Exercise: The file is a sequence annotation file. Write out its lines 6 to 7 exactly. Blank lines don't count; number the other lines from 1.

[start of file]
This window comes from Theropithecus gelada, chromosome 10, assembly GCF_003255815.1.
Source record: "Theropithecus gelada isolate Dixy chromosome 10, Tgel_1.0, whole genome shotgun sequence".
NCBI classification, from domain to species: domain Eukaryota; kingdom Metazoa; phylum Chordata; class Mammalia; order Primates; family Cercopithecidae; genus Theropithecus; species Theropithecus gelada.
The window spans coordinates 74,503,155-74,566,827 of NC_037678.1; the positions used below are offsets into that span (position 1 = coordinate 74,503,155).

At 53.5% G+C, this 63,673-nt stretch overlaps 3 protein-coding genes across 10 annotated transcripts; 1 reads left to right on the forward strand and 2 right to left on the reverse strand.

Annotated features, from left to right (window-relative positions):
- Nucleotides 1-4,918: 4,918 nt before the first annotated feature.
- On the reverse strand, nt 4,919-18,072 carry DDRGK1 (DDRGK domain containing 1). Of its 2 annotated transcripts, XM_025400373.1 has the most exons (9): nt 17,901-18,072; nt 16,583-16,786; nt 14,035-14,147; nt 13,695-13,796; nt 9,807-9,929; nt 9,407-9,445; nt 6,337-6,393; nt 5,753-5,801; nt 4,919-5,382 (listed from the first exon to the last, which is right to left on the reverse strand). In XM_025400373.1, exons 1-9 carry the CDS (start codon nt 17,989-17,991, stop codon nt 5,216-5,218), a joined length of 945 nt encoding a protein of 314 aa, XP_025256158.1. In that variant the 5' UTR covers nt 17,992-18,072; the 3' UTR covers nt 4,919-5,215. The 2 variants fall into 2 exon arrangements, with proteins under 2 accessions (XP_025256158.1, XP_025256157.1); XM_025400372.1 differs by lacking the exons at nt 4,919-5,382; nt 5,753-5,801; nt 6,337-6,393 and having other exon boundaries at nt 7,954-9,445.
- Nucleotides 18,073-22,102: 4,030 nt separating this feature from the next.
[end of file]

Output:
Annotated features, from left to right (window-relative positions):
- Nucleotides 1-4,918: 4,918 nt before the first annotated feature.